Asparagus is a perennial garden vegetable that is planted once, then harvested for the next 15 years. That’s a good return on your garden investment and with proper care, one planting of asparagus may even produce longer than 15 years. Use these guidelines for planting, growing and harvesting your own bountiful crop of tender asparagus spears.
Since asparagus is a perennial garden plant, it does need cold winter weather to allow it to go dormant and replenish energy. Asparagus will grow well in any climate that has a winter season. Growing zones 8 and below are prime climates for growing this garden vegetable.
Asparagus is like any other garden vegetable, it must have well-draining soil and full sun to thrive. One other thing must be taken into consideration when selecting a planting bed site; the location of the sun during the fall.
Asparagus produces ferns above ground during the fall and those ferns will shade nearby plants. So, instead of creating garden rows that run true east to west, angle the rows at a slight north-west to south-east angle so the fall sun will hit the asparagus ferns directly and not cast shadows on nearby plants.
Another thing to consider when selecting planting bed location is the fact that asparagus are perennials and will always be ‘underfoot’. The bed should be in a location that will not receive foot traffic so it won’t be disturbed once it has been planted. If you can’t dedicate an entire planting site just for asparagus, plant it at the back edge of the garden so it won’t be walked on.
“as revealed by Charlotte of Grow Organic.com.
An asparagus bed (raised or not) will produce over and over again, and you’ll be dining on delicately flavored, homegrown spears you can pick just before a meal – which might be each meal during asparagus season,
Double digging the planting bed will yield the best asparagus crop, and while it seems like a lot of extra work, it’s well worth the effort.
Start the bed preparation by removing the top 12 inches of soil from the selected planting location. Then use a spading fork to break up the subsoil by pushing the tool into the subsoil and rocking it back and forth. Do this every six inches to breakup the layer of hard subsoil. Mix the top soil with organic matter like compost, well-rotted cow manure, wood ashes or leaf mold.
Know that, “A well maintained asparagus bed may produce for 25 years!” Source: learn.eartheasy.com
Variety or Type
There are many varieties of asparagus. But know that white asparagus occurs when the spears have not been exposed to light and photosynthesis has not occurred. Purple passion is unique with its purple-colored spears. Jersey Giant and Mary Washington is popular type and is disease resistant. UC l57 was developed for Southern climates.
Spread a two-inch layer of the top soil/organic mixture in the bottom of the planting bed. Set asparagus plants 15-18 inches apart, bounding the soil slightly under each plant so the crown is above the roots.
Remove any rotted roots before planting and spread the healthy roots over the soil mound. Cover the crown with two inches of soil and firm well. Place extra soil between the rows or leave outside of the planting bed for later use.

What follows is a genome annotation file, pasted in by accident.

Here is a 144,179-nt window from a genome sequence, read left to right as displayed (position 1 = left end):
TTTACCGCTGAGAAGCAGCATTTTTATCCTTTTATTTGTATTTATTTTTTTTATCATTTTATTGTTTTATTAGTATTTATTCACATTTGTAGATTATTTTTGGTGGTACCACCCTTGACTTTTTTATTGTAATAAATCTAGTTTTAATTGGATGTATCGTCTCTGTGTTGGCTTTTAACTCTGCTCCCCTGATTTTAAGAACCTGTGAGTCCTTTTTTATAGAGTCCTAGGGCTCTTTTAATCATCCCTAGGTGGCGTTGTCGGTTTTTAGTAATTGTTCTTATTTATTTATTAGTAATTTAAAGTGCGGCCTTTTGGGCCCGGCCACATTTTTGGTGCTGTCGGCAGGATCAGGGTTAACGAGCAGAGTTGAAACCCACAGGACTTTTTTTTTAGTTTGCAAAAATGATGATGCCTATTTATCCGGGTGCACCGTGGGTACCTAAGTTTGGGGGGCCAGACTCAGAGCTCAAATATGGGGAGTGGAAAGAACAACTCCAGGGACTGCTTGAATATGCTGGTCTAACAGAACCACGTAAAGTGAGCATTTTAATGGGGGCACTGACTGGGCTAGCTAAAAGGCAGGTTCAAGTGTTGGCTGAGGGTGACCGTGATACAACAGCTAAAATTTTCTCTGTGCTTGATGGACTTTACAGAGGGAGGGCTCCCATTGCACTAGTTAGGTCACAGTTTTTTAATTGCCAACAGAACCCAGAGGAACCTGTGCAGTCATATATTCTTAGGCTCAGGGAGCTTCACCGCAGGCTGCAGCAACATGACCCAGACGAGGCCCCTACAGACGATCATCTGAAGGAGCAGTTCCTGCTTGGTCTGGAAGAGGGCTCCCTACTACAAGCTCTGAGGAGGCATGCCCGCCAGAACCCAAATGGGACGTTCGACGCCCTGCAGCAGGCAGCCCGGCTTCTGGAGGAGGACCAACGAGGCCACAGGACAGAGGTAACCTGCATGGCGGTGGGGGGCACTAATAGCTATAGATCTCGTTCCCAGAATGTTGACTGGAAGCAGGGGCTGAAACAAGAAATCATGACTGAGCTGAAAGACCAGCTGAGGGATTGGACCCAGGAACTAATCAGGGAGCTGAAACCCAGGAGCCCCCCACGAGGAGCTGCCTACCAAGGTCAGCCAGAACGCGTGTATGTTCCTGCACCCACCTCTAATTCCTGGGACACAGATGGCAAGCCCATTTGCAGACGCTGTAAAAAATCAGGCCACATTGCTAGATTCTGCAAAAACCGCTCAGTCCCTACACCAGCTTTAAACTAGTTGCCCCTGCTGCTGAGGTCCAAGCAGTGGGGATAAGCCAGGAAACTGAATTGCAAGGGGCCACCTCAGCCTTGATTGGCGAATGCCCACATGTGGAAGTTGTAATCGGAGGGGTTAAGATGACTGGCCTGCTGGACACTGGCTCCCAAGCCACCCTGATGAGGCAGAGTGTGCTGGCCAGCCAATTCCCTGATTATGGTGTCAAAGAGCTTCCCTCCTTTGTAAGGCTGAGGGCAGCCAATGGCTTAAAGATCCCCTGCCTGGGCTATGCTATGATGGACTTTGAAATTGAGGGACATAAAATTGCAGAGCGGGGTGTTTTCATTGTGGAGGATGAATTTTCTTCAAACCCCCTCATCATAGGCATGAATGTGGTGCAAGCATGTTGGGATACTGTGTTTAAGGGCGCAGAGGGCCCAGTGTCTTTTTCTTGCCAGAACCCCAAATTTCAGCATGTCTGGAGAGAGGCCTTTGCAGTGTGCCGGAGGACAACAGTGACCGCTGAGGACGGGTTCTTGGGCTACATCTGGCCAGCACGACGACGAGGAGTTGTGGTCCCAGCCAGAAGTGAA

As the plants grow, the soil will need to be pulled up over the crowns (about every other week) until the planting beds or trenches are filled with soil, level with surrounding ground and no part of the asparagus plant is showing.
Harvest Time and Technique
This allows the plants to develop and store food reserves so they can produce a bountiful harvest for the third and all succeeding growing seasons.
When spears have matured, harvest daily for the 8-10 weeks season in the spring.
Snap off the spears just below the soil level when the spears reach 6-8 inches tall. After harvest, allow the spears to grow and produce their fern-like foliage in the fall.
Trap Crop for Beetles
Easy-to-grow asparagus has one enemy – the asparagus beetle. Fortunately, the beetle is an easy-to-defeat foe.
Once beetles have been spotted, set a trap crop to capture the little menaces. Set aside a section of the asparagus patch in the spring to act as a trap crop. Don’t cut the spears in the spring within the section so the beetles will be attracted to it. Walk through the trap crop early each morning while the temperatures are still too cool for the beetles to fly and handpick them off the spears and drown the beetles in a bottle of water.
Grab a broom after handpicking the adult beetles off the fronds and gently sweep the beetle larvae off. Once on the ground, the larvae are unable to climb back up the asparagus spears. Finish the removal process by wiping each spear with a soft damp cloth to remove any clinging adults or larvae.
In the later summer, cut the fronds of the trap crop back to two inches high. In 3-4 weeks, you will be able to harvest a fall bounty of spears from your trap crop plot.
Learn more by reading 6 Expert Tips to Growing the Best Asparagus at Home.